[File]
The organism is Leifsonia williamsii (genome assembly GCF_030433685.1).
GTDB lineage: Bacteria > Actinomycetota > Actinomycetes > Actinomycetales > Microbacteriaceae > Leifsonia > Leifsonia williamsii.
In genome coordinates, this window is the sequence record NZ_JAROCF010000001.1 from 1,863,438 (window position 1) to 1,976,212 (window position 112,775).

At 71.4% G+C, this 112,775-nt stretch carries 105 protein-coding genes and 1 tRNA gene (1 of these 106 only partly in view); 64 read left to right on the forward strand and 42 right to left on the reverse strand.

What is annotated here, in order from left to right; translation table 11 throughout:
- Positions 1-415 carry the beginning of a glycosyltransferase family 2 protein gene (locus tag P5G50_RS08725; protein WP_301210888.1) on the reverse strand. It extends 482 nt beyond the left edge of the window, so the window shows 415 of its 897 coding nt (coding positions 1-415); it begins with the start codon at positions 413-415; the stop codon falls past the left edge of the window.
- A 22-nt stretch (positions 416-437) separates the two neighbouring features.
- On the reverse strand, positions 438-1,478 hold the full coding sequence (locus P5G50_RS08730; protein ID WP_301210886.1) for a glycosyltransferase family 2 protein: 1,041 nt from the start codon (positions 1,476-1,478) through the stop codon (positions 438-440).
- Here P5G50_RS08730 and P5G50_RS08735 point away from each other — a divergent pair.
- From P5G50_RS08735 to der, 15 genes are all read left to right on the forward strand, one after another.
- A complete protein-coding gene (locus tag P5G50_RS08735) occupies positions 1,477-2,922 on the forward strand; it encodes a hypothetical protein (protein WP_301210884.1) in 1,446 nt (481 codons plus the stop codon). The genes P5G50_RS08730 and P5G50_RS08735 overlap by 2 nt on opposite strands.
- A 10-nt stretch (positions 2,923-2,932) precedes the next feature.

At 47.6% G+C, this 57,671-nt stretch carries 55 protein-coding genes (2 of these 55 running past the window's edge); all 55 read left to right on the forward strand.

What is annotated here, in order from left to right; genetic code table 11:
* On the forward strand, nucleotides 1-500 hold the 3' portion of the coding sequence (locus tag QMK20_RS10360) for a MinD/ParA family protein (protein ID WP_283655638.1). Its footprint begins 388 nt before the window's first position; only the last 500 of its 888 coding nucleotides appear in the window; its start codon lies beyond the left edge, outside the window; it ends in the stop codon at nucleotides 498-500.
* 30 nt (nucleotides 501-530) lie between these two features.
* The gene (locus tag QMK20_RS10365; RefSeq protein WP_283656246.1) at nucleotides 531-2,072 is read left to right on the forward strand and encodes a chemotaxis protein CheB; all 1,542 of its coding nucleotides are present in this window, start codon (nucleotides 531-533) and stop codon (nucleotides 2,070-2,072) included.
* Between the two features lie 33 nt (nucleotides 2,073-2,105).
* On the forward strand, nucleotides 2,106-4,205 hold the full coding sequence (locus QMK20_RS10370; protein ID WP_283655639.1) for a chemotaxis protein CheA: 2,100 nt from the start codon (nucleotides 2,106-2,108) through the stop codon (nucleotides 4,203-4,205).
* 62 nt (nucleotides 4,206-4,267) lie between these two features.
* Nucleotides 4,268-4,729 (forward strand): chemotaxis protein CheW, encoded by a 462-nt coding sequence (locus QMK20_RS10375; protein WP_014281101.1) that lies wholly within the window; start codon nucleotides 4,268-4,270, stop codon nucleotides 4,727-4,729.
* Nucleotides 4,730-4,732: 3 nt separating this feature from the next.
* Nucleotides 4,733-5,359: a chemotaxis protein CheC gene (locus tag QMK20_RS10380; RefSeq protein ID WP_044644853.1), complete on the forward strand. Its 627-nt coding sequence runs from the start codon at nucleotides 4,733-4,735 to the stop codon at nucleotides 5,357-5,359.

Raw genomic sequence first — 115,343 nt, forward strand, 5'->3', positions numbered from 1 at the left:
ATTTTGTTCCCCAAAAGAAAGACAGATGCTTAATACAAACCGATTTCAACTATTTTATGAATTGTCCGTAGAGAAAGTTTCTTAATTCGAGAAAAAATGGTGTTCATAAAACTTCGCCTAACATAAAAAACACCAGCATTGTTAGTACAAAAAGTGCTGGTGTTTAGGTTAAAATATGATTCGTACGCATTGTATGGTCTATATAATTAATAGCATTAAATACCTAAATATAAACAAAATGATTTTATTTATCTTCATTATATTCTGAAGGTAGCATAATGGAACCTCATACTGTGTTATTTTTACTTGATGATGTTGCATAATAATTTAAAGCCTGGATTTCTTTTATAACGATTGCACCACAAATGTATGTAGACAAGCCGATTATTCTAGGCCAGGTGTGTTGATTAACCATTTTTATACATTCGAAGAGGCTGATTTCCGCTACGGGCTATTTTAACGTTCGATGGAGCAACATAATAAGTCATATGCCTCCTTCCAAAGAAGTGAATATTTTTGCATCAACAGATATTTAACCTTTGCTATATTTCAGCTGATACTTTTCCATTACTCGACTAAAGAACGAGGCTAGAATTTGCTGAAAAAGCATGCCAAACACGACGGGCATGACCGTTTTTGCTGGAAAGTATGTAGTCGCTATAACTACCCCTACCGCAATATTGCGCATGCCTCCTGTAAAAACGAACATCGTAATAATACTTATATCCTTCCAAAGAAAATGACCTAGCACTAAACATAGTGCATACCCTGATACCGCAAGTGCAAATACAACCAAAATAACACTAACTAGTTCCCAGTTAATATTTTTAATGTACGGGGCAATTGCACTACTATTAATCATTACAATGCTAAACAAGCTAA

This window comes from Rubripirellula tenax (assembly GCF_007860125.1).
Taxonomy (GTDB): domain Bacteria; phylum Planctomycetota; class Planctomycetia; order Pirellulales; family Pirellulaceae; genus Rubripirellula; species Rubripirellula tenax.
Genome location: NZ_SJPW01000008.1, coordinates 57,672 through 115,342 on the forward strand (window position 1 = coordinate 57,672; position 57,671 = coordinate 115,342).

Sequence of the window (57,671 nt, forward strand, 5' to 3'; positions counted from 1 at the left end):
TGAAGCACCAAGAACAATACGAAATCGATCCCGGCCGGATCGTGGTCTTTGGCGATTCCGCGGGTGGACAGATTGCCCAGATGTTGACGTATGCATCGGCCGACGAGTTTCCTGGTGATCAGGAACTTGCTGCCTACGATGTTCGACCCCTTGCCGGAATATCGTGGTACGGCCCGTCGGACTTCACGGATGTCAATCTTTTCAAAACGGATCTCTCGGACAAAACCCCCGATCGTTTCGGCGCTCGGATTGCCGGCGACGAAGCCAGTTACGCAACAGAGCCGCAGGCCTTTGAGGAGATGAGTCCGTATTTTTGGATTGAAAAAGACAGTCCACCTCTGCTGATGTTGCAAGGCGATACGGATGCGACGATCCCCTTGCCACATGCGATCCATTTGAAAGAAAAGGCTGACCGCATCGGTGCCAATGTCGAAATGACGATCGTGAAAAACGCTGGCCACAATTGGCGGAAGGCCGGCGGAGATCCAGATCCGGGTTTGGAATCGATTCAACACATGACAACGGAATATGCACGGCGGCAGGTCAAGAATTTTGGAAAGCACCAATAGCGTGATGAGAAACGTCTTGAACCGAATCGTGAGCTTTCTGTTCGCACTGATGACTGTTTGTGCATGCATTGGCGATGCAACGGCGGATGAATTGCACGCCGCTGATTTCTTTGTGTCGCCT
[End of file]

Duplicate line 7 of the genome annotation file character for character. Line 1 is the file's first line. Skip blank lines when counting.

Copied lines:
- A 22-nt stretch (positions 416-437) separates the two neighbouring features.